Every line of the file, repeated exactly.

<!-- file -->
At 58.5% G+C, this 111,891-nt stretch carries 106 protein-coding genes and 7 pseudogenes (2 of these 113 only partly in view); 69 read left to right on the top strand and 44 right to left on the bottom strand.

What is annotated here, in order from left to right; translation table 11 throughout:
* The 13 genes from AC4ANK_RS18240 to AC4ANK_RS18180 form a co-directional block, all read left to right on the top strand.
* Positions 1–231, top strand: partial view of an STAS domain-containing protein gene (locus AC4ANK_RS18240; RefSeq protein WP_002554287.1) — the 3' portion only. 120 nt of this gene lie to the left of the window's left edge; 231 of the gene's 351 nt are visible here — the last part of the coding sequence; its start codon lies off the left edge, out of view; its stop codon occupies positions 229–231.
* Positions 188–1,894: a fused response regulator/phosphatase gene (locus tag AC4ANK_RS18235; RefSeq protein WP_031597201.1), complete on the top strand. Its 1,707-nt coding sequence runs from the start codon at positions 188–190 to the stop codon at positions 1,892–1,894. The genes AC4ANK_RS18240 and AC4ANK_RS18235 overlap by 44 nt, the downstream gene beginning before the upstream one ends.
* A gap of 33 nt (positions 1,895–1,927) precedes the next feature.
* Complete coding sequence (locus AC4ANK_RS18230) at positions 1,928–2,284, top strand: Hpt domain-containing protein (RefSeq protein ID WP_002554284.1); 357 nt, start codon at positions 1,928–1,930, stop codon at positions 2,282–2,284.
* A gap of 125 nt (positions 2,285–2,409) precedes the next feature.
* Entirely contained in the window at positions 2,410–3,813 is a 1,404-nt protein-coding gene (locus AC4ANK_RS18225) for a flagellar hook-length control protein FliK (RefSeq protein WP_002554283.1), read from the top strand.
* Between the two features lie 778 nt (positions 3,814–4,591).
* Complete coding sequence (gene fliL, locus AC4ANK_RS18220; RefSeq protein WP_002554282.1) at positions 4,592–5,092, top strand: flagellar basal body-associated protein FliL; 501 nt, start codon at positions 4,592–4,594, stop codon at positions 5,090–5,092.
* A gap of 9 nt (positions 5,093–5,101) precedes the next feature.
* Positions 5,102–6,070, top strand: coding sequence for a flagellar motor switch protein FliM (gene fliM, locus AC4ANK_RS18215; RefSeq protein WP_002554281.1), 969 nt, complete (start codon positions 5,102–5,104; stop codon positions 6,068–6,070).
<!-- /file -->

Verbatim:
At 58.5% G+C, this 111,891-nt stretch carries 106 protein-coding genes and 7 pseudogenes (2 of these 113 only partly in view); 69 read left to right on the top strand and 44 right to left on the bottom strand.

What is annotated here, in order from left to right; translation table 11 throughout:
* The 13 genes from AC4ANK_RS18240 to AC4ANK_RS18180 form a co-directional block, all read left to right on the top strand.
* Positions 1–231, top strand: partial view of an STAS domain-containing protein gene (locus AC4ANK_RS18240; RefSeq protein WP_002554287.1) — the 3' portion only. 120 nt of this gene lie to the left of the window's left edge; 231 of the gene's 351 nt are visible here — the last part of the coding sequence; its start codon lies off the left edge, out of view; its stop codon occupies positions 229–231.
* Positions 188–1,894: a fused response regulator/phosphatase gene (locus tag AC4ANK_RS18235; RefSeq protein WP_031597201.1), complete on the top strand. Its 1,707-nt coding sequence runs from the start codon at positions 188–190 to the stop codon at positions 1,892–1,894. The genes AC4ANK_RS18240 and AC4ANK_RS18235 overlap by 44 nt, the downstream gene beginning before the upstream one ends.
* A gap of 33 nt (positions 1,895–1,927) precedes the next feature.
* Complete coding sequence (locus AC4ANK_RS18230) at positions 1,928–2,284, top strand: Hpt domain-containing protein (RefSeq protein ID WP_002554284.1); 357 nt, start codon at positions 1,928–1,930, stop codon at positions 2,282–2,284.
* A gap of 125 nt (positions 2,285–2,409) precedes the next feature.
* Entirely contained in the window at positions 2,410–3,813 is a 1,404-nt protein-coding gene (locus AC4ANK_RS18225) for a flagellar hook-length control protein FliK (RefSeq protein WP_002554283.1), read from the top strand.
* Between the two features lie 778 nt (positions 3,814–4,591).
* Complete coding sequence (gene fliL, locus AC4ANK_RS18220; RefSeq protein WP_002554282.1) at positions 4,592–5,092, top strand: flagellar basal body-associated protein FliL; 501 nt, start codon at positions 4,592–4,594, stop codon at positions 5,090–5,092.
* A gap of 9 nt (positions 5,093–5,101) precedes the next feature.
* Positions 5,102–6,070, top strand: coding sequence for a flagellar motor switch protein FliM (gene fliM, locus AC4ANK_RS18215; RefSeq protein WP_002554281.1), 969 nt, complete (start codon positions 5,102–5,104; stop codon positions 6,068–6,070).